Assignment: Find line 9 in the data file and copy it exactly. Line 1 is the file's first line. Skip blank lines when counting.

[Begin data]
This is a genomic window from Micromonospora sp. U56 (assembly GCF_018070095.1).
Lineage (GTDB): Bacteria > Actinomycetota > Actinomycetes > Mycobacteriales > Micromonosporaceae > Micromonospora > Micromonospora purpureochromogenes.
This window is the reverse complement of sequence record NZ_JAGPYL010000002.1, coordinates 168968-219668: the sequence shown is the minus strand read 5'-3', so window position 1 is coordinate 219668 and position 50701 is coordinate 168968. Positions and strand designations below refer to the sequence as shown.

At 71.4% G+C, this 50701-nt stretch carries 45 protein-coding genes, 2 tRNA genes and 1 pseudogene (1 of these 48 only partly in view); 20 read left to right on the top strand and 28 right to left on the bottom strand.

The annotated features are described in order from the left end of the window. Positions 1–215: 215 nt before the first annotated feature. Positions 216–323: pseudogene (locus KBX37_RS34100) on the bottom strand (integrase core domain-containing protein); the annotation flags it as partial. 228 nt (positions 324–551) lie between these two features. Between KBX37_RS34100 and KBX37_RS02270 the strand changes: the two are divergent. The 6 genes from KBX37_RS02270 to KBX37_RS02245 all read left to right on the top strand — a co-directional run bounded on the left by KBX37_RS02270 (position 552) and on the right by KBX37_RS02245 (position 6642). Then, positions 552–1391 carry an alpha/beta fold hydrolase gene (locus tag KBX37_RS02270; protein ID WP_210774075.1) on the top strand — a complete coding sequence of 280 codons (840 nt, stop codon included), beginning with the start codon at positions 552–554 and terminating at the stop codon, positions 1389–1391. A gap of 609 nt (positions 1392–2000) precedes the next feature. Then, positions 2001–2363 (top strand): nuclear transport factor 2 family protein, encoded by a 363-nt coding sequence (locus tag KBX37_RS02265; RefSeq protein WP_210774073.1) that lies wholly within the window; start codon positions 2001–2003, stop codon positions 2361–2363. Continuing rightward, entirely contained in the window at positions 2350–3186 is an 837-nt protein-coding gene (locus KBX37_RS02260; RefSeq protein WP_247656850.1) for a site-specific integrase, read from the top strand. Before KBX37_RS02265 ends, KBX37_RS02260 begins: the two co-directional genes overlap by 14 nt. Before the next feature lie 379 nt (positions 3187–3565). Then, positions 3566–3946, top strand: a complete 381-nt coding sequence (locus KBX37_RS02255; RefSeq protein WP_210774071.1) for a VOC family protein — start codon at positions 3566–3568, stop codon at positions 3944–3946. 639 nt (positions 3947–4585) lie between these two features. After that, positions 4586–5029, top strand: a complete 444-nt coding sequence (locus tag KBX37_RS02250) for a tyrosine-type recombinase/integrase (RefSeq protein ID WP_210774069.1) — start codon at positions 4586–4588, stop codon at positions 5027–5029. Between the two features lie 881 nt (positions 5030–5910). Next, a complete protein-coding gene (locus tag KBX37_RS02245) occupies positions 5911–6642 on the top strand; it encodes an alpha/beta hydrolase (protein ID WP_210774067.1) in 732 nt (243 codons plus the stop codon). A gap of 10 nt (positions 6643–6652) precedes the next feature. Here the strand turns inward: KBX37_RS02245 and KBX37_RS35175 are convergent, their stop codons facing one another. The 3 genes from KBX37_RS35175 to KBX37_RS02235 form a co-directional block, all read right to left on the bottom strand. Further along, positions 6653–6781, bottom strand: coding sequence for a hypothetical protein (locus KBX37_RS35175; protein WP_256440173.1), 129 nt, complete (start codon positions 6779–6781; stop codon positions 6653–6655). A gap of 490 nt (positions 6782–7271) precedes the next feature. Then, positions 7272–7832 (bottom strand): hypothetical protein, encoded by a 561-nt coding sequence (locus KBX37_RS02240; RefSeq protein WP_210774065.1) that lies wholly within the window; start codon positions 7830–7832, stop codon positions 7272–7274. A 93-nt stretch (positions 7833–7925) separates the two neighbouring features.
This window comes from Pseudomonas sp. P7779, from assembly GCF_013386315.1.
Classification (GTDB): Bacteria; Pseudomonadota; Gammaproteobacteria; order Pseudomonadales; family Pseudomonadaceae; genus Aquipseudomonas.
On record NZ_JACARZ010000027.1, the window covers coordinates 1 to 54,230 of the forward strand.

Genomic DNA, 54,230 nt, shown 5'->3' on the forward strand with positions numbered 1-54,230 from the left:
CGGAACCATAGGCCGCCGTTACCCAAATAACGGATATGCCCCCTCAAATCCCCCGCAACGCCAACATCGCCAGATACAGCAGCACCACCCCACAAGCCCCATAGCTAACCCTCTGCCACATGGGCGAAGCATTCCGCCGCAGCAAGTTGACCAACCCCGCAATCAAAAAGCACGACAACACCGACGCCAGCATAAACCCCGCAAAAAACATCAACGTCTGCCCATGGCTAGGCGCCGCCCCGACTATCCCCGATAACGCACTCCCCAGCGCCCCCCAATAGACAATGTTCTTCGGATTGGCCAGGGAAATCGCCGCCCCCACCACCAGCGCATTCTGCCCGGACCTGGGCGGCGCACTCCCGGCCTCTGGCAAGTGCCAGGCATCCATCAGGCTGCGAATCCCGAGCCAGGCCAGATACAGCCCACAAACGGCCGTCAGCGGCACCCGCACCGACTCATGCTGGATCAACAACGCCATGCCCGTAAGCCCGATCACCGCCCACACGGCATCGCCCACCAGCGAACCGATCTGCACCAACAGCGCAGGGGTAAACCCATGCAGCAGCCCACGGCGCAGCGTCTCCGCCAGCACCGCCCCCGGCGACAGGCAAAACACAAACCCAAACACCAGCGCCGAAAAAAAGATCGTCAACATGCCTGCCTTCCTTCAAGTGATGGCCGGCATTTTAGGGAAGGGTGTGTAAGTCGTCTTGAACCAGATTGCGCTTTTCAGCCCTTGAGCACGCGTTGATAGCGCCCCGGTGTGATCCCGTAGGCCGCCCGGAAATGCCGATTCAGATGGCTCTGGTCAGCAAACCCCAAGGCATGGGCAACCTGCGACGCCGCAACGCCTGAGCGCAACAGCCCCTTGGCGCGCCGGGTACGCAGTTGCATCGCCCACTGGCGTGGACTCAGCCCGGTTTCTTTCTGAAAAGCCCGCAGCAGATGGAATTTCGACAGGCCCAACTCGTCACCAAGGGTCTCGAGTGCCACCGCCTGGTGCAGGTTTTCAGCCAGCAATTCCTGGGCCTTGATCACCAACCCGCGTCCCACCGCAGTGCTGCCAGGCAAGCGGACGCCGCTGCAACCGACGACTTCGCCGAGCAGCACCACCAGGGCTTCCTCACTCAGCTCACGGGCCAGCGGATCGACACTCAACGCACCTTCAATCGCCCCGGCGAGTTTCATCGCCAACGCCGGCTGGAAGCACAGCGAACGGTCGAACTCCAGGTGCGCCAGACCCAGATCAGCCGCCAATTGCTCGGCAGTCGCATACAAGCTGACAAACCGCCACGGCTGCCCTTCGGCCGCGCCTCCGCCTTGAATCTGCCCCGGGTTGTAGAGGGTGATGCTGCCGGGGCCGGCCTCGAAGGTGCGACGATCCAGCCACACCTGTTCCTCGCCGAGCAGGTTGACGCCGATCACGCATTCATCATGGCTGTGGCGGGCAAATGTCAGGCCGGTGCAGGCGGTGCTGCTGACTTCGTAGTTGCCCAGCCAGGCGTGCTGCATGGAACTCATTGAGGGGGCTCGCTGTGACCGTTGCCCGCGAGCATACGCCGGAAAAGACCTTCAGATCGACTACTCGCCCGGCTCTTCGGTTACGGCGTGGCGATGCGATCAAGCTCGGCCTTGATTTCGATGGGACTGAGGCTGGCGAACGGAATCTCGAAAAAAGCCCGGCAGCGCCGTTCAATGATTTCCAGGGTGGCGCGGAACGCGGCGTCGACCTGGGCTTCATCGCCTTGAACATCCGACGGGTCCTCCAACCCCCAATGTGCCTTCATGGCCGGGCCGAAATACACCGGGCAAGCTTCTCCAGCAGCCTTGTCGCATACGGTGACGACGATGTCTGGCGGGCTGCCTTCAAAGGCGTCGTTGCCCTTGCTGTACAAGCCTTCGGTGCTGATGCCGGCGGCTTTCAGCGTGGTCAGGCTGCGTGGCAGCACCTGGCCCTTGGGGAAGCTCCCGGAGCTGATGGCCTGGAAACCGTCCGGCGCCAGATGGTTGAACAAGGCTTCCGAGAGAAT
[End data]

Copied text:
Genomic DNA, 54,230 nt, shown 5'->3' on the forward strand with positions numbered 1-54,230 from the left: